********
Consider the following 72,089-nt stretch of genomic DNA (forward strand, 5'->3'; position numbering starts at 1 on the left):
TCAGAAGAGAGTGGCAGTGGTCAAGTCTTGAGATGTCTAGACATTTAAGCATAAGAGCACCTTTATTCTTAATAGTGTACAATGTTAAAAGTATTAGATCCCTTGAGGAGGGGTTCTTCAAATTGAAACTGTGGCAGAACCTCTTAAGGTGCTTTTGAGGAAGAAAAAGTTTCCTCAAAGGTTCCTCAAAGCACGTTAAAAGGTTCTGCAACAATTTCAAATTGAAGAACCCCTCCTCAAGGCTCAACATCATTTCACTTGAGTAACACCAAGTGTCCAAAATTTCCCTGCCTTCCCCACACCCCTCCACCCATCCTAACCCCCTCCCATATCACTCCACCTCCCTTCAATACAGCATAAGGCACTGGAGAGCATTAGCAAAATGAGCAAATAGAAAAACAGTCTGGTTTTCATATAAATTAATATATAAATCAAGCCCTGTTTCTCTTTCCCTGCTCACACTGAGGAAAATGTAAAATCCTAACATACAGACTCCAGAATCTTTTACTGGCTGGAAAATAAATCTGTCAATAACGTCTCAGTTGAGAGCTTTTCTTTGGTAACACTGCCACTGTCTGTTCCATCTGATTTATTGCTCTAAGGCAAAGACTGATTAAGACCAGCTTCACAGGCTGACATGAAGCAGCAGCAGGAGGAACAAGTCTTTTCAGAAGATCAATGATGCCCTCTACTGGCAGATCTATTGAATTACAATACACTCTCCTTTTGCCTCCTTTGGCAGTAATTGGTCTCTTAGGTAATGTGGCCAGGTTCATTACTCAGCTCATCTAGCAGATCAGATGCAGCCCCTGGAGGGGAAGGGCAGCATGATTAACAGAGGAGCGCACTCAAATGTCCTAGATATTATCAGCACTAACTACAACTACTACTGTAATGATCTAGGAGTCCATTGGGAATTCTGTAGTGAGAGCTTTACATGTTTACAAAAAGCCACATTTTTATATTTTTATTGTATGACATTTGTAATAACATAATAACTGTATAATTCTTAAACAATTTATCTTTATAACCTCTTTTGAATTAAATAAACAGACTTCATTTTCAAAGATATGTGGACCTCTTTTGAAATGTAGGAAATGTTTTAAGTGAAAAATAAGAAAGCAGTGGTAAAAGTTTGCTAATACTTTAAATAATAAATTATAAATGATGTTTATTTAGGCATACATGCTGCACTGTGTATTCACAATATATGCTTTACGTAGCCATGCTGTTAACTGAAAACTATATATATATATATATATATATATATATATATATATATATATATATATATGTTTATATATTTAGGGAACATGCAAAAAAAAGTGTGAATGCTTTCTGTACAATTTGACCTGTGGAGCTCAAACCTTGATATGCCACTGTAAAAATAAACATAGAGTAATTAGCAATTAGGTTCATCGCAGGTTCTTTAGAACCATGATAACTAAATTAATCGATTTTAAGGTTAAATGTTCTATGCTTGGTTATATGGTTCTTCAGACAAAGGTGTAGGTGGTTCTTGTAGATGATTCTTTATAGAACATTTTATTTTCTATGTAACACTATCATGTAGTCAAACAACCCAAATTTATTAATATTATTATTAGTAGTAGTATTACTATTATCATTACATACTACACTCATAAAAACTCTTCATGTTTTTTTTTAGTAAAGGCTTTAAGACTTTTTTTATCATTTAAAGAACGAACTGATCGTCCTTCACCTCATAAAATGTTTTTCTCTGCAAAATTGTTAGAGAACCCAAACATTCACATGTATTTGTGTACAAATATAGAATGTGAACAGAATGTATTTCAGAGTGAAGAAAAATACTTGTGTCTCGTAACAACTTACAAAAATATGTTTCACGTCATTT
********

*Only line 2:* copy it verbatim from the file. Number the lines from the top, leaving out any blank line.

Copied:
TCAGAAGAGAGTGGCAGTGGTCAAGTCTTGAGATGTCTAGACATTTAAGCATAAGAGCACCTTTATTCTTAATAGTGTACAATGTTAAAAGTATTAGATCCCTTGAGGAGGGGTTCTTCAAATTGAAACTGTGGCAGAACCTCTTAAGGTGCTTTTGAGGAAGAAAAAGTTTCCTCAAAGGTTCCTCAAAGCACGTTAAAAGGTTCTGCAACAATTTCAAATTGAAGAACCCCTCCTCAAGGCTCAACATCATTTCACTTGAGTAACACCAAGTGTCCAAAATTTCCCTGCCTTCCCCACACCCCTCCACCCATCCTAACCCCCTCCCATATCACTCCACCTCCCTTCAATACAGCATAAGGCACTGGAGAGCATTAGCAAAATGAGCAAATAGAAAAACAGTCTGGTTTTCATATAAATTAATATATAAATCAAGCCCTGTTTCTCTTTCCCTGCTCACACTGAGGAAAATGTAAAATCCTAACATACAGACTCCAGAATCTTTTACTGGCTGGAAAATAAATCTGTCAATAACGTCTCAGTTGAGAGCTTTTCTTTGGTAACACTGCCACTGTCTGTTCCATCTGATTTATTGCTCTAAGGCAAAGACTGATTAAGACCAGCTTCACAGGCTGACATGAAGCAGCAGCAGGAGGAACAAGTCTTTTCAGAAGATCAATGATGCCCTCTACTGGCAGATCTATTGAATTACAATACACTCTCCTTTTGCCTCCTTTGGCAGTAATTGGTCTCTTAGGTAATGTGGCCAGGTTCATTACTCAGCTCATCTAGCAGATCAGATGCAGCCCCTGGAGGGGAAGGGCAGCATGATTAACAGAGGAGCGCACTCAAATGTCCTAGATATTATCAGCACTAACTACAACTACTACTGTAATGATCTAGGAGTCCATTGGGAATTCTGTAGTGAGAGCTTTACATGTTTACAAAAAGCCACATTTTTATATTTTTATTGTATGACATTTGTAATAACATAATAACTGTATAATTCTTAAACAATTTATCTTTATAACCTCTTTTGAATTAAATAAACAGACTTCATTTTCAAAGATATGTGGACCTCTTTTGAAATGTAGGAAATGTTTTAAGTGAAAAATAAGAAAGCAGTGGTAAAAGTTTGCTAATACTTTAAATAATAAATTATAAATGATGTTTATTTAGGCATACATGCTGCACTGTGTATTCACAATATATGCTTTACGTAGCCATGCTGTTAACTGAAAACTATATATATATATATATATATATATATATATATATATATATATATATATATGTTTATATATTTAGGGAACATGCAAAAAAAAGTGTGAATGCTTTCTGTACAATTTGACCTGTGGAGCTCAAACCTTGATATGCCACTGTAAAAATAAACATAGAGTAATTAGCAATTAGGTTCATCGCAGGTTCTTTAGAACCATGATAACTAAATTAATCGATTTTAAGGTTAAATGTTCTATGCTTGGTTATATGGTTCTTCAGACAAAGGTGTAGGTGGTTCTTGTAGATGATTCTTTATAGAACATTTTATTTTCTATGTAACACTATCATGTAGTCAAACAACCCAAATTTATTAATATTATTATTAGTAGTAGTATTACTATTATCATTACATACTACACTCATAAAAACTCTTCATGTTTTTTTTTAGTAAAGGCTTTAAGACTTTTTTTATCATTTAAAGAACGAACTGATCGTCCTTCACCTCATAAAATGTTTTTCTCTGCAAAATTGTTAGAGAACCCAAACATTCACATGTATTTGTGTACAAATATAGAATGTGAACAGAATGTATTTCAGAGTGAAGAAAAATACTTGTGTCTCGTAACAACTTACAAAAATATGTTTCACGTCATTT